Efficiency of Numpy wheels and simple way to benchmark Numpy installation?

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Efficiency of Numpy wheels and simple way to benchmark Numpy installation?

PIERRE AUGIER
Hello,

I don't know if it is a good place to ask such questions. As advised here https://www.scipy.org/scipylib/mailing-lists.html#stackoverflow, I first posted a question on stackoverflow:

https://stackoverflow.com/questions/50475989/efficiency-of-numpy-wheels-and-simple-benchmark-for-numpy-installations

Since I got no feedback, I try here. My questions are:

- When we care about performance, is it a good practice to rely on wheels (especially for Numpy)? Will it be slower than using (for example) a conda built Numpy?

- Are there simple commands to benchmark Numpy installations and get a good idea of their overall performance?

I explain a little bit more in the stackoverflow question...

Pierre Augier
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Re: Efficiency of Numpy wheels and simple way to benchmark Numpy installation?

Nathaniel Smith
Performance is an incredibly multi-dimensional thing. Modern computers are incredibly complex, with layers of interacting caches, different microarchitectural features (do you have AVX2? does your cpu's branch predictor interact in a funny way with your workload?), compiler optimizations that vary from version to version, ... and different parts of numpy are affected differently by an these things.

So, the only really reliable answer to a question like this is, always, that you need to benchmark the application you actually care about in the contexts where it will actually run (or as close as you can get to that).

That said, as a general rule of thumb, the main difference between different numpy builds is which BLAS library they use, which primarily affects the speed of numpy's linear algebra routines. The wheels on pypi use either OpenBLAS (on Windows and Linux), or Accelerate (in MacOS. The conda packages provided as part of the Anaconda distribution normally use Intel's MKL.

All three of these libraries are generally pretty good. They're all serious attempts to make a blazing fast linear algebra library, and much much faster than naive implementations. Generally MKL has a reputation for being somewhat faster than the others, when there's a difference. But again, whether this happens, or is significant, for *your* app is impossible to say without trying it.

-n

On Sun, May 27, 2018, 08:32 PIERRE AUGIER <[hidden email]> wrote:
Hello,

I don't know if it is a good place to ask such questions. As advised here https://www.scipy.org/scipylib/mailing-lists.html#stackoverflow, I first posted a question on stackoverflow:

https://stackoverflow.com/questions/50475989/efficiency-of-numpy-wheels-and-simple-benchmark-for-numpy-installations

Since I got no feedback, I try here. My questions are:

- When we care about performance, is it a good practice to rely on wheels (especially for Numpy)? Will it be slower than using (for example) a conda built Numpy?

- Are there simple commands to benchmark Numpy installations and get a good idea of their overall performance?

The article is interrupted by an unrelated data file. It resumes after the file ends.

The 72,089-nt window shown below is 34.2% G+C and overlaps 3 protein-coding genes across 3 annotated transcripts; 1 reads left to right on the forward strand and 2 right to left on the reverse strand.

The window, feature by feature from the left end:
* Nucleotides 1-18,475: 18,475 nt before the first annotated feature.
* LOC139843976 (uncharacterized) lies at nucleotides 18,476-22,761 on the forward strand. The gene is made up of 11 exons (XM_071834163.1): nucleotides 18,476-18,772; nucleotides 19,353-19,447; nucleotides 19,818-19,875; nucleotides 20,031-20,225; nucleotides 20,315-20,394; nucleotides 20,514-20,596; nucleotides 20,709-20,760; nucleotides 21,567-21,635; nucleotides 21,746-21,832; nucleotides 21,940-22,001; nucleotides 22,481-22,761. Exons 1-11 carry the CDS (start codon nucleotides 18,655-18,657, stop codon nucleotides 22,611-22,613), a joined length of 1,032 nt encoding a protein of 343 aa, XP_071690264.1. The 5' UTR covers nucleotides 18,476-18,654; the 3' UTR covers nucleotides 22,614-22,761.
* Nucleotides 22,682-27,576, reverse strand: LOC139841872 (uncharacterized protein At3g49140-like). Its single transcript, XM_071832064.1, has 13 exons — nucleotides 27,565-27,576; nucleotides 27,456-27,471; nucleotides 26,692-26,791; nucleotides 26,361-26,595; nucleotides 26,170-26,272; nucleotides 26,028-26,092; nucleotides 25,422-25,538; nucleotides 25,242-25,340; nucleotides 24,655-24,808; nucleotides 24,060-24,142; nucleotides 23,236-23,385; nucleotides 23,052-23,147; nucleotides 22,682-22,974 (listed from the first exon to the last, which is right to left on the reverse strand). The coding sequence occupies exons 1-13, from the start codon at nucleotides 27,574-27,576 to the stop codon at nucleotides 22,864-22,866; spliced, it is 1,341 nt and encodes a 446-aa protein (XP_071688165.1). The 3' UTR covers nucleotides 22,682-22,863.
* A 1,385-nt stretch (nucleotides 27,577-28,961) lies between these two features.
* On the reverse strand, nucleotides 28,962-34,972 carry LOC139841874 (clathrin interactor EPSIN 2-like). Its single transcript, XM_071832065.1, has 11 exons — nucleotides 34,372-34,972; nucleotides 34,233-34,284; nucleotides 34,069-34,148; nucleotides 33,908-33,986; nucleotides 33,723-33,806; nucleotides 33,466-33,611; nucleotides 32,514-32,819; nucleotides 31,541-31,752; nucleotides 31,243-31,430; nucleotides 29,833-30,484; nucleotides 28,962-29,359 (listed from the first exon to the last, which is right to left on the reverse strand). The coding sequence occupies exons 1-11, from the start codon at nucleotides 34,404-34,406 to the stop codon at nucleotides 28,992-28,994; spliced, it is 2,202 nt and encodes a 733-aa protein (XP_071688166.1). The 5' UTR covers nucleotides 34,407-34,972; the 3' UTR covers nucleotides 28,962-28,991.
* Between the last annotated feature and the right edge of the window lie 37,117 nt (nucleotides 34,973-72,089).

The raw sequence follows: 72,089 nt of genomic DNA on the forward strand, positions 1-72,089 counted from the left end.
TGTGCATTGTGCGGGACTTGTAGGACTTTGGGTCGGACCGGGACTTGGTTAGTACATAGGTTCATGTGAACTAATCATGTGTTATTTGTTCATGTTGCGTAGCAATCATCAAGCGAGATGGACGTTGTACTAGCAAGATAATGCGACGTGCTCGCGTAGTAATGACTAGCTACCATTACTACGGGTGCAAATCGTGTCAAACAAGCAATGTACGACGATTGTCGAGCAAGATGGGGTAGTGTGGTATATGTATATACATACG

I explain a little bit more in the stackoverflow question...

Pierre Augier
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[hidden email]
https://mail.python.org/mailman/listinfo/numpy-discussion

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Re: Efficiency of Numpy wheels and simple way to benchmark Numpy installation?

Matthew Brett
Hi,

On Sun, May 27, 2018 at 9:12 PM, Nathaniel Smith <[hidden email]> wrote:

> Performance is an incredibly multi-dimensional thing. Modern computers are
> incredibly complex, with layers of interacting caches, different
> microarchitectural features (do you have AVX2? does your cpu's branch
> predictor interact in a funny way with your workload?), compiler
> optimizations that vary from version to version, ... and different parts of
> numpy are affected differently by an these things.
>
> So, the only really reliable answer to a question like this is, always, that
> you need to benchmark the application you actually care about in the
> contexts where it will actually run (or as close as you can get to that).
>
> That said, as a general rule of thumb, the main difference between different
> numpy builds is which BLAS library they use, which primarily affects the
> speed of numpy's linear algebra routines. The wheels on pypi use either
> OpenBLAS (on Windows and Linux), or Accelerate (in MacOS. The conda packages
> provided as part of the Anaconda distribution normally use Intel's MKL.
>
> All three of these libraries are generally pretty good. They're all serious
> attempts to make a blazing fast linear algebra library, and much much faster
> than naive implementations. Generally MKL has a reputation for being
> somewhat faster than the others, when there's a difference. But again,
> whether this happens, or is significant, for *your* app is impossible to say
> without trying it.

Yes - I'd be surprised if you find a significant difference in
performance for real usage between pip / OpenBLAS and conda / MKL -
but if you do, please let us know, and we'll investigate.

Cheers,

Matthew
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